Social Status and the Desire to Resort to Violence : Using the Example of Uganda's Former Child Soldiers
2013, Crombach, Anselm, Weierstall, Roland, Hecker, Tobias, Schalinski, Inga, Elbert, Thomas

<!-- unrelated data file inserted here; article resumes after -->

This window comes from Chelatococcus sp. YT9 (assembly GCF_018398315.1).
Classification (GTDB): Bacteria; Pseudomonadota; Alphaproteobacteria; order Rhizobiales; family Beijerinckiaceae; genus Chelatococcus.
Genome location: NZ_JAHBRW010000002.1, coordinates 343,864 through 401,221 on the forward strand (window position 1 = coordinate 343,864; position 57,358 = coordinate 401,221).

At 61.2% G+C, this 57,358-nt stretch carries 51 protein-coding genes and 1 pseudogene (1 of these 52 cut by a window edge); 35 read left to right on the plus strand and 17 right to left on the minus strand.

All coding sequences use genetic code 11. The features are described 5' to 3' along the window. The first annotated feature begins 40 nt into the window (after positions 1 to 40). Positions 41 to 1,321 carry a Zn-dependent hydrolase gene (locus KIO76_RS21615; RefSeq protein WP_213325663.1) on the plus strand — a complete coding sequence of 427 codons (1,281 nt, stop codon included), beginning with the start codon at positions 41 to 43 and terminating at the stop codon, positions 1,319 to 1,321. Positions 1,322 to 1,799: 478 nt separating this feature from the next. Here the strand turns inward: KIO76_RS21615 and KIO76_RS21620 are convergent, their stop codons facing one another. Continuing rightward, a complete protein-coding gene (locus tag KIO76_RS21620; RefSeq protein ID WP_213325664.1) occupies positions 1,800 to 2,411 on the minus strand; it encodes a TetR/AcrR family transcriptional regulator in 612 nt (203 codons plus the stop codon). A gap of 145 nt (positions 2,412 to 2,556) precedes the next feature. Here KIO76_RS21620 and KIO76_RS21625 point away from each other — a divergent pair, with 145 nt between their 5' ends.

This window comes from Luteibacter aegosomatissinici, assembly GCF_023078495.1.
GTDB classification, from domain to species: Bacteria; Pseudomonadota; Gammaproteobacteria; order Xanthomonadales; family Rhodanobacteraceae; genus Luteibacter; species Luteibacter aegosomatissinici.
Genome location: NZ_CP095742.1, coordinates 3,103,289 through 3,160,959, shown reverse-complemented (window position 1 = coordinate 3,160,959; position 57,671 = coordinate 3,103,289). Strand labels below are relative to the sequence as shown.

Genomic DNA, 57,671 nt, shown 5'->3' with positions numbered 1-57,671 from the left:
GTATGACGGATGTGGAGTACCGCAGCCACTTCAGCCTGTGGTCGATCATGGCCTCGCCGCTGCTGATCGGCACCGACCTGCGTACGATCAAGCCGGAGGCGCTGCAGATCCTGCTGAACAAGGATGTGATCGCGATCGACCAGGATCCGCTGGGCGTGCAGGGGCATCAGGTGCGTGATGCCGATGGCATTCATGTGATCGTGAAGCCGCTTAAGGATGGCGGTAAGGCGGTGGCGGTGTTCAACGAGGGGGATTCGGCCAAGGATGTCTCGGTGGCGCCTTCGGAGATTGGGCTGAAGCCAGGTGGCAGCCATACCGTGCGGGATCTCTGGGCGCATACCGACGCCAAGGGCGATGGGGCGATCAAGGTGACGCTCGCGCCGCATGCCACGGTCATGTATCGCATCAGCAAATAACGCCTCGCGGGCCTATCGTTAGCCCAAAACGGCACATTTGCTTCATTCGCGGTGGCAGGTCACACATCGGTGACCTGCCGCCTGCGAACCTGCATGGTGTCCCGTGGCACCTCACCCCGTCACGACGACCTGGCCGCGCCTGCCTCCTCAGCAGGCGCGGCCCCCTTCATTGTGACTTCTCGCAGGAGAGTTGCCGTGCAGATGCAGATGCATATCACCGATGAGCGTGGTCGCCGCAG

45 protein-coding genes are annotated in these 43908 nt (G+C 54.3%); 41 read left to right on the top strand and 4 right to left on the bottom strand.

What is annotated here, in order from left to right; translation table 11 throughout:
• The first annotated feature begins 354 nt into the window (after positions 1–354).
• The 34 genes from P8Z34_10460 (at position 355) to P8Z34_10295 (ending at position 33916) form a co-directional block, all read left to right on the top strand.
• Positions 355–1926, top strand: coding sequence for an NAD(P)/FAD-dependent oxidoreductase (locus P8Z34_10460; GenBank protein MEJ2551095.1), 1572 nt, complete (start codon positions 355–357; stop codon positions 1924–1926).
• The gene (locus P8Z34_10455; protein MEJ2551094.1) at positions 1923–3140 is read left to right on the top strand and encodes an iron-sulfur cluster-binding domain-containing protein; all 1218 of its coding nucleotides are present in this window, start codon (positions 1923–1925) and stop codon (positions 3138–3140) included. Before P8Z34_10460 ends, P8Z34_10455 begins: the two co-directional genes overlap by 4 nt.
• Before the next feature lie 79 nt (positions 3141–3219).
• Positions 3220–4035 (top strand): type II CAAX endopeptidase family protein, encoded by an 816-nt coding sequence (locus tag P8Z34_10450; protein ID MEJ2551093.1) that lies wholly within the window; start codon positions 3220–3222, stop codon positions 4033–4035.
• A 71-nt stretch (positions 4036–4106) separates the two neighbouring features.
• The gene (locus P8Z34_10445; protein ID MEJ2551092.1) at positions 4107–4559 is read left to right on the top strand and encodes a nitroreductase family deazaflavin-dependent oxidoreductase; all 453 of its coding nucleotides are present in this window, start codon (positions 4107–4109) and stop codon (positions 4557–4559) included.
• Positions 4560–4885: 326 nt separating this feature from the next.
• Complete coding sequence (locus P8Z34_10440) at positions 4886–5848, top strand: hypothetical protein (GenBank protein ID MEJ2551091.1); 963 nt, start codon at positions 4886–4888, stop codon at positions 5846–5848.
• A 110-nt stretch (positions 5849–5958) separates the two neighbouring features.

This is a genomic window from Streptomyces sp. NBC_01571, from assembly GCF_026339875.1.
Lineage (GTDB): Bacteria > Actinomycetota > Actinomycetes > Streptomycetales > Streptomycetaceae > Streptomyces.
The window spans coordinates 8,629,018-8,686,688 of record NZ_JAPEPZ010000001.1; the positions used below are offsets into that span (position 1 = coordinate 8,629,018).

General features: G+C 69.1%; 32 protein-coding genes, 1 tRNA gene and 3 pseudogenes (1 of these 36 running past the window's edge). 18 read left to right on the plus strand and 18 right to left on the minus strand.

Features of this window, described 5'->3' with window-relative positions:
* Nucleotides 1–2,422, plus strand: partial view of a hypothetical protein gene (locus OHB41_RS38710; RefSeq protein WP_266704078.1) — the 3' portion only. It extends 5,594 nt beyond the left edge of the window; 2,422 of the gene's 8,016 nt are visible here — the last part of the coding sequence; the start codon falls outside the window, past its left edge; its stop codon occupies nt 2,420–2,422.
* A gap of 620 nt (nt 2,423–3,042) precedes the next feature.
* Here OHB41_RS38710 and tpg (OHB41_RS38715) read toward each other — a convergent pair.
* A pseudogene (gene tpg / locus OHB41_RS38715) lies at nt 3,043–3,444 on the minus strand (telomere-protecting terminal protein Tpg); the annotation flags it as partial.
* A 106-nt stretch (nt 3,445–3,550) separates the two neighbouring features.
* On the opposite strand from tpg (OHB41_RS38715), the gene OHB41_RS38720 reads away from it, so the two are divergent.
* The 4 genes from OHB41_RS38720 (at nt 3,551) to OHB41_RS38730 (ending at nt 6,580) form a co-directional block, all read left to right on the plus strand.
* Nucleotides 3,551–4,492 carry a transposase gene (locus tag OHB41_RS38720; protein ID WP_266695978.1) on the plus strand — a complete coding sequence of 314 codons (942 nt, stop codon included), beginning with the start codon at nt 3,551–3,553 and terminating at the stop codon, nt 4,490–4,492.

Committing violent acts can be appealing, fascinating, exciting, and addictive (i.e., appetitive). Cultural settings that accept vio- lence as a means to power and success promote this appetitive form of aggression. Former child soldiers of Uganda with military rank reported committing a greater variety of violent acts compared to those without rank. They experienced aggressive behavior as more positive than both those without rank and controls who had never been involved in armed groups. The relation between the number of individually committed offense types and appetitive aggression is weaker in former child soldiers without rank compared to those with rank. This indicates that the potential for rapid development of appetitive aggression is rewarded with higher social status in war-afflicted communities.